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Sure, study the market, but interest rates are central to the housing boom

Alex Sloat is a Toronto-based financial adviser with Investors Group.

There's been a lot of talk lately about the market for housing in Toronto and Vancouver. People say it's a bubble, they say that it's unsustainable, they say it's foreign investors buying up lots of property. Thursday morning, federal Finance Minister Bill Morneau announced a study group to look into the issue in depth.

I certainly approve of the government looking into this issue, but I hope they look at some factors that are usually omitted from this discussion. Most importantly, the role that interest rates play is a huge and underappreciated factor in the housing boom. Too many observers make the fundamental mistake of ignoring this. They look at the cost of homes, but very few people open their wallets and pay the cost of the home – they pay their mortgage.

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The limiting factor on how much mortgage you can afford, and on how much you can get the bank to give you, isn't the face value of the home but the monthly payment. A substantial portion of the monthly payment is interest, and interest rates are at historic lows. That means that for any given payment, more goes to the principal, and thus the face value can be higher without making the home less affordable.

In 1993, my parents bought a house and got the bargain rate of 8.95 per cent on their mortgage. Today, you can quite reasonably get a mortgage at 2.49 per cent. That cuts the price of a standard 25-year mortgage almost in half. Canadians are also significantly better off than they were then – adjusting for inflation, median family household income was $64,200 in 1993 and $74,740 in 2013 (the most recent year available), which naturally means that people can afford more expensive homes.

Combine these two factors and you'd expect an average home's price to have gone up 115 per cent since 1993, over and above inflation. In Toronto, where I practise, you could get an average home for an inflation-adjusted $310,946 in 1993, while it'd cost you $666,300 last month. That's an increase of 114 per cent.

In other words, it's just as easy for the average Toronto family to afford today's average mortgage payment as it was when my parents bought almost a quarter of a century ago. This isn't an unsustainable market or a wave of Chinese investors pricing Canadians out of their homes. It's exactly what you'd expect to see in a healthy housing market. The law of supply and demand is still in effect, and more demand will bid up prices if all else is equal. But the large amount of new construction we've been seeing seems to have kept up with increased demand over the long term.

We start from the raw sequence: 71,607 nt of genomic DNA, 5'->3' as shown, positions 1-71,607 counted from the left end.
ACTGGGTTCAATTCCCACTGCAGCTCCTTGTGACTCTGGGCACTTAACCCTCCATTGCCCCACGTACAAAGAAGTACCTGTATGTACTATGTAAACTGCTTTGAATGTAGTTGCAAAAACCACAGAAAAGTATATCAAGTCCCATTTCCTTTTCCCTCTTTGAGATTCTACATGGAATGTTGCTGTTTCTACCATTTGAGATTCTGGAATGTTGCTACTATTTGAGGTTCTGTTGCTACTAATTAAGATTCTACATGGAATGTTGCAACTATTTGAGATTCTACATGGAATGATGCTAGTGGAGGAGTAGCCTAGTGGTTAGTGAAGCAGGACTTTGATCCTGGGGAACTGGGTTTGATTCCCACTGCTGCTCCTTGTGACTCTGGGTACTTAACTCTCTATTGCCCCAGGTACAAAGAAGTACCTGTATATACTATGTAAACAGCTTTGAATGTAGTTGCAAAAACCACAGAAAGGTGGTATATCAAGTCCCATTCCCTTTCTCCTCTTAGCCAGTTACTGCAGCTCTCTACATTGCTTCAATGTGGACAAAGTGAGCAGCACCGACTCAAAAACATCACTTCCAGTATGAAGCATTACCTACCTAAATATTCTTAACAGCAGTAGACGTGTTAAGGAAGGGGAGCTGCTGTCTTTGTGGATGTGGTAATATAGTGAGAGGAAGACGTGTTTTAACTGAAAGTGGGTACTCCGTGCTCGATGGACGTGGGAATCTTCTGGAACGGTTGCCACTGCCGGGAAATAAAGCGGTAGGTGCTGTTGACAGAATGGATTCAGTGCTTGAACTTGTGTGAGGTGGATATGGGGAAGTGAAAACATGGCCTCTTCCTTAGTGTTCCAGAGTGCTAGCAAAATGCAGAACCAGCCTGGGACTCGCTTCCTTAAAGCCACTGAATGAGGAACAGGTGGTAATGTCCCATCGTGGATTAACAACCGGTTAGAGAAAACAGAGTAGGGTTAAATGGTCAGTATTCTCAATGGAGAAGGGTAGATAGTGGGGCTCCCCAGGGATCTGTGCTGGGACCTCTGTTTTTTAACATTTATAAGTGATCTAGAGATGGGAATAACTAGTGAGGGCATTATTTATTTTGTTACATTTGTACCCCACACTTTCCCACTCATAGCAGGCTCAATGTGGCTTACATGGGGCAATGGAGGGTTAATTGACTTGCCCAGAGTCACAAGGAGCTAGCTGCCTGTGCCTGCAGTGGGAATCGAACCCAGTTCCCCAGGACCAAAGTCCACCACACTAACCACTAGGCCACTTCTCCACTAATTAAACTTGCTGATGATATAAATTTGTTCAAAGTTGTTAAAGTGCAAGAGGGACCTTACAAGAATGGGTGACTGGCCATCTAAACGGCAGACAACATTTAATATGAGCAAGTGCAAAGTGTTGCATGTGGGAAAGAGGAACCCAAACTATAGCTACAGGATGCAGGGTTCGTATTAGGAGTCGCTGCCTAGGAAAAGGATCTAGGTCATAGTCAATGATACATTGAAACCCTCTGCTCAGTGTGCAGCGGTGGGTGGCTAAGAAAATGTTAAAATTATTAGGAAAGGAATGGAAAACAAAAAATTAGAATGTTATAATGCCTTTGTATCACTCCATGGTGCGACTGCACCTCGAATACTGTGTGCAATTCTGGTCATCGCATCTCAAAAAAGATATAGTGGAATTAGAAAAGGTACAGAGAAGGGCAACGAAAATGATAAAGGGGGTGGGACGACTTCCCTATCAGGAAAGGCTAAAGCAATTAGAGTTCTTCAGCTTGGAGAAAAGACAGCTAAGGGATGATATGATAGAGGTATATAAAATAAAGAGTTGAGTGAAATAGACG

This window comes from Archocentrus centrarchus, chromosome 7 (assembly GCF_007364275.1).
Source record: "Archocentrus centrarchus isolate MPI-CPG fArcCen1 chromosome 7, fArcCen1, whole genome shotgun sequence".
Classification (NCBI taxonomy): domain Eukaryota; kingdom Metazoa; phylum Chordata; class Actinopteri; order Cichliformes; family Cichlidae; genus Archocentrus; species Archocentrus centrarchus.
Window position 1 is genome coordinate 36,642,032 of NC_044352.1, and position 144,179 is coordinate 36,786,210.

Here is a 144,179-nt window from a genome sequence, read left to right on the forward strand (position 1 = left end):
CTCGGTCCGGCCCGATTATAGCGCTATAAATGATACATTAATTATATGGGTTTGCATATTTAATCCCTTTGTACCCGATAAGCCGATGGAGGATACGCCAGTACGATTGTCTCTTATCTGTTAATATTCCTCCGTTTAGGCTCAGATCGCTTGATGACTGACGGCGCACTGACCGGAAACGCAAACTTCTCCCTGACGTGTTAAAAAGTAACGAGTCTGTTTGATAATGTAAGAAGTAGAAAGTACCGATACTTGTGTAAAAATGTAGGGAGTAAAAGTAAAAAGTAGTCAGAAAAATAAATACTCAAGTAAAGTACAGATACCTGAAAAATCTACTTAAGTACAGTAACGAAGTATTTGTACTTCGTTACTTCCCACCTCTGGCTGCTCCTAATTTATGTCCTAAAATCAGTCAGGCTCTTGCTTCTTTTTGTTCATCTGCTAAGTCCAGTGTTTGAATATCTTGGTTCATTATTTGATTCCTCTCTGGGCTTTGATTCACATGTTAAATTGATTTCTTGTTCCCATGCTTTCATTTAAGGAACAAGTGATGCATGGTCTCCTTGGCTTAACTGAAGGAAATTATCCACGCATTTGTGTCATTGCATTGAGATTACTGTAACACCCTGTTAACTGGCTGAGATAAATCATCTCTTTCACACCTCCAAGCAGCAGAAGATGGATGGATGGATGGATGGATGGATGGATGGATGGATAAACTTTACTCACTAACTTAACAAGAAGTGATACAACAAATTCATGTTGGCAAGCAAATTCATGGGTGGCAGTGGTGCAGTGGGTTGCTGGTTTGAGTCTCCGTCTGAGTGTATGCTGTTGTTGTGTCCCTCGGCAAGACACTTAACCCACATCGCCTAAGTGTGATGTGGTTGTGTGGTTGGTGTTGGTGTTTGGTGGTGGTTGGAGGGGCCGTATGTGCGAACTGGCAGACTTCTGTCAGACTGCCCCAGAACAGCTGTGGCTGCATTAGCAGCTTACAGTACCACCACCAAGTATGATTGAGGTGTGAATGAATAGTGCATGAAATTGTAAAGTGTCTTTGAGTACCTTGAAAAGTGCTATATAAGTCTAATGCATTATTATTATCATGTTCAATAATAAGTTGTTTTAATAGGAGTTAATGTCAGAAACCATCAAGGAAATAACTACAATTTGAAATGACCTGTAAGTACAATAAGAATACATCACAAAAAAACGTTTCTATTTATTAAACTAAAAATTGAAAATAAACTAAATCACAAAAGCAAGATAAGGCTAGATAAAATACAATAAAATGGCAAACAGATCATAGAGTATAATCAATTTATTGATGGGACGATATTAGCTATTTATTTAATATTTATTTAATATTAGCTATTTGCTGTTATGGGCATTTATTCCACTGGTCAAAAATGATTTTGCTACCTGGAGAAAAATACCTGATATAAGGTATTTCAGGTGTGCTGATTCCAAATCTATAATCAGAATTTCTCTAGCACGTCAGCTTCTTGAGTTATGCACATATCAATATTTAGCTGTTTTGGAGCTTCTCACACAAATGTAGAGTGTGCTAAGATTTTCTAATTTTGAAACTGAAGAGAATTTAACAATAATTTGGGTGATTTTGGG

There are, admittedly, some complications to this. First, down payments get harder to put together as the face values of homes go up. That does genuinely make it more difficult for new homeowners to afford a first home, and I've seen clients struggle with this. Likewise, land transfer taxes and the taxes on Canada Mortgage and Housing Corp. fees go up as well, increasing a buyer's costs.

Second, what the Bank of Canada giveth, the Bank of Canada can taketh away. If interest rates ever go up significantly, we'd expect prices to fall, just like prices have risen as rates fell. That could leave homeowners with major losses on their most valuable asset. On top of that, a lot of people will be faced with mortgages that they would have difficulty paying when you combine our current high prices with possible high rates in the future, and house-heavy retirement plans might be imperilled.

Third, it's looking like there's a bubble in people's minds, even if prices still seem generally in line with fundamentals. Rates haven't dropped much in the last few years, but prices keep increasing quickly, and the swarms of offers that sellers routinely get are pointing to a very hot market. Human psychology being what it is, this might easily create a self-sustaining feedback loop that drives prices well beyond fundamentals, as happened in the United States a decade ago – and the eventual crash could hurt.

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Finally, simple geography imposes its own limits. There's not enough land in Toronto or Vancouver to build a detached house for every family that wants one, so those that exist are a hot commodity. A lot of people are buying starter condos, when 50 years ago they'd have bought starter houses.

On the whole, it's about as easy for ordinary Canadians to afford a home today as it was in the past. That's not to say it's a breeze – plenty of people borrow from their parents to get a down payment, although we forget that plenty of people had to do that in previous decades, too. But when you stop looking at the easy number (home prices) and start looking at the meaningful number (mortgage payments), the narrative of foreigners bidding up property to unsustainable prices doesn't hold up.

I hope Mr. Morneau and his colleagues give this data the consideration it deserves, and don't simply bow to the political pressure of a popular but inaccurate narrative. Let's not be so quick to blame outsiders that we forget what Ottawa's doing.

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